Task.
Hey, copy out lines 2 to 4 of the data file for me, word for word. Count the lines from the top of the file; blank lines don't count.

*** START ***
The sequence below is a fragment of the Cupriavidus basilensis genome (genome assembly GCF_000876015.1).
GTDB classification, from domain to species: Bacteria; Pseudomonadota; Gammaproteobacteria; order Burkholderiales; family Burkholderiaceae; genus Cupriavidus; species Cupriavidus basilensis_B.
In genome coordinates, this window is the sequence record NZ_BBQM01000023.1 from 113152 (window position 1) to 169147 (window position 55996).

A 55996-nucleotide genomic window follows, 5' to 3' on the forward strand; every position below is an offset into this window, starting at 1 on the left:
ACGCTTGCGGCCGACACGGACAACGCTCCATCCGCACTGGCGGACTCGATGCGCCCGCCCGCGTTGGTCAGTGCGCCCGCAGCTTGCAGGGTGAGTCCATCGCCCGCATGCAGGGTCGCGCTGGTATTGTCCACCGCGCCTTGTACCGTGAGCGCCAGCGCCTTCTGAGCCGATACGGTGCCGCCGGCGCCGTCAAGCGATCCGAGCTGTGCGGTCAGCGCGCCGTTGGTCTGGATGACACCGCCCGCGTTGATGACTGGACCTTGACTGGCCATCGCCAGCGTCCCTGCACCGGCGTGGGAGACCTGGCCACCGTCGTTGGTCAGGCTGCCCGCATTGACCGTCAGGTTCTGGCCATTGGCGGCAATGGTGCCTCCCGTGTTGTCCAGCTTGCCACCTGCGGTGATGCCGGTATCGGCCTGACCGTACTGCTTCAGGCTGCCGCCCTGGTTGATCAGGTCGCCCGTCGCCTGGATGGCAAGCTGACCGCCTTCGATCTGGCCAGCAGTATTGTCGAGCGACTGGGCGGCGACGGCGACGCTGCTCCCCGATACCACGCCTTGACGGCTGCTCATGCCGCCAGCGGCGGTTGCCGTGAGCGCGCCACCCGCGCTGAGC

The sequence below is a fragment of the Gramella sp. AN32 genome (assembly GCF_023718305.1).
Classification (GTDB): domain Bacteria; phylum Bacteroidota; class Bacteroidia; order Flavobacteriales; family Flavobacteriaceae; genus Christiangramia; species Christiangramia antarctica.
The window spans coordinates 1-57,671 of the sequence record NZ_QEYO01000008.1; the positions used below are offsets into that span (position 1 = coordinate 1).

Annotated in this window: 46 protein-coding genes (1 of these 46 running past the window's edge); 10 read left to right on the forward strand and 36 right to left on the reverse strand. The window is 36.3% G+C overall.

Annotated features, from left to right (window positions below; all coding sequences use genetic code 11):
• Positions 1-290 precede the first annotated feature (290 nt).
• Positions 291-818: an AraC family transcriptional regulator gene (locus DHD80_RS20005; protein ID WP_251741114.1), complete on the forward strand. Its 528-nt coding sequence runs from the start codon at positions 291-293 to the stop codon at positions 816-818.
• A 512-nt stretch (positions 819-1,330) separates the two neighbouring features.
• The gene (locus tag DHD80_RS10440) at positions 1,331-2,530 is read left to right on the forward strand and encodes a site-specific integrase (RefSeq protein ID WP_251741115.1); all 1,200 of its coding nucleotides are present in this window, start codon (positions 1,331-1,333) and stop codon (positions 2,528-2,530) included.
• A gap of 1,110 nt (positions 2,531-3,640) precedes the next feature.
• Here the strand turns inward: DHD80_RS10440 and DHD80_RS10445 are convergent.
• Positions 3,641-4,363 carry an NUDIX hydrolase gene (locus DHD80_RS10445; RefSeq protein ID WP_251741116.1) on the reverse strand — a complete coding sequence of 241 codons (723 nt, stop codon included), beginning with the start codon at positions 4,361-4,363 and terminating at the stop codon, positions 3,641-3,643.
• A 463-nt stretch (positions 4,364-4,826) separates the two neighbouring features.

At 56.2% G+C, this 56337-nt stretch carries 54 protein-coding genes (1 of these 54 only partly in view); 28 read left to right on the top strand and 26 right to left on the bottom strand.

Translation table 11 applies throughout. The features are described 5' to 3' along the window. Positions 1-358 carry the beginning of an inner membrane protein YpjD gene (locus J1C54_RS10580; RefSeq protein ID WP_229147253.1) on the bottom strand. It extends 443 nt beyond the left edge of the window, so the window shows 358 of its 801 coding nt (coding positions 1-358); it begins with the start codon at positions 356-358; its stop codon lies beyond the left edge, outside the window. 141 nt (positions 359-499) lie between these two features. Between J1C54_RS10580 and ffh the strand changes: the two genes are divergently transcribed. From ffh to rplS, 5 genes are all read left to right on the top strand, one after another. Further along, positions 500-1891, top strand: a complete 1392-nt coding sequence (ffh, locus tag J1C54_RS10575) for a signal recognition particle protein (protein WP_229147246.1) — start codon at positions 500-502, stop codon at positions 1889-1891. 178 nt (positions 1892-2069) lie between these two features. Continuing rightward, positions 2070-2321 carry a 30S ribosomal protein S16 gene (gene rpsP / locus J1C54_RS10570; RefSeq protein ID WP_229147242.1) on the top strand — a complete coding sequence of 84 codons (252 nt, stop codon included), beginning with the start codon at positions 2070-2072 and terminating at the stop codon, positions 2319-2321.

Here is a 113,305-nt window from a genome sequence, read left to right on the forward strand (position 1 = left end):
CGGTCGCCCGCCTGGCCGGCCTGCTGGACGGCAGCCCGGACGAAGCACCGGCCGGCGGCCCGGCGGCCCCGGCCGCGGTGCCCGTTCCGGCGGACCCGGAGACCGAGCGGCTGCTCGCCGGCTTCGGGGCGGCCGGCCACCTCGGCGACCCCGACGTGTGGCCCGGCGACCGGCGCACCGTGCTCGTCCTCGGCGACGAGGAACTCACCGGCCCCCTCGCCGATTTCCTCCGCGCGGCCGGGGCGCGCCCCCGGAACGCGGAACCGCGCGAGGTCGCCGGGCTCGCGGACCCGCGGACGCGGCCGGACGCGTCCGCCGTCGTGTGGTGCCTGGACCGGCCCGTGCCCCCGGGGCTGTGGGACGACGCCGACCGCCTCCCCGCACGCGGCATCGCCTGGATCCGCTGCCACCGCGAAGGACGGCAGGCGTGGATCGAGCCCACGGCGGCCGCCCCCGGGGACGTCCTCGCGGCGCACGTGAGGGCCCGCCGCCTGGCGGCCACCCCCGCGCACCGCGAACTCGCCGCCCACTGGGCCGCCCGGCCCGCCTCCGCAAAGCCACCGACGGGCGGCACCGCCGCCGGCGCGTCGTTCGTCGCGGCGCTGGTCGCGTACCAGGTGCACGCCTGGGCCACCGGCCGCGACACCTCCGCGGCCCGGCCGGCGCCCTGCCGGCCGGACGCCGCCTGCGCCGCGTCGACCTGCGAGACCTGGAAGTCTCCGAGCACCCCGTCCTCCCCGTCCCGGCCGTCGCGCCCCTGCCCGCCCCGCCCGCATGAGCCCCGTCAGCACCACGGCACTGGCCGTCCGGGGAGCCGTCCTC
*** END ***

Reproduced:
GTDB classification, from domain to species: Bacteria; Pseudomonadota; Gammaproteobacteria; order Burkholderiales; family Burkholderiaceae; genus Cupriavidus; species Cupriavidus basilensis_B.
In genome coordinates, this window is the sequence record NZ_BBQM01000023.1 from 113152 (window position 1) to 169147 (window position 55996).

A 55996-nucleotide genomic window follows, 5' to 3' on the forward strand; every position below is an offset into this window, starting at 1 on the left: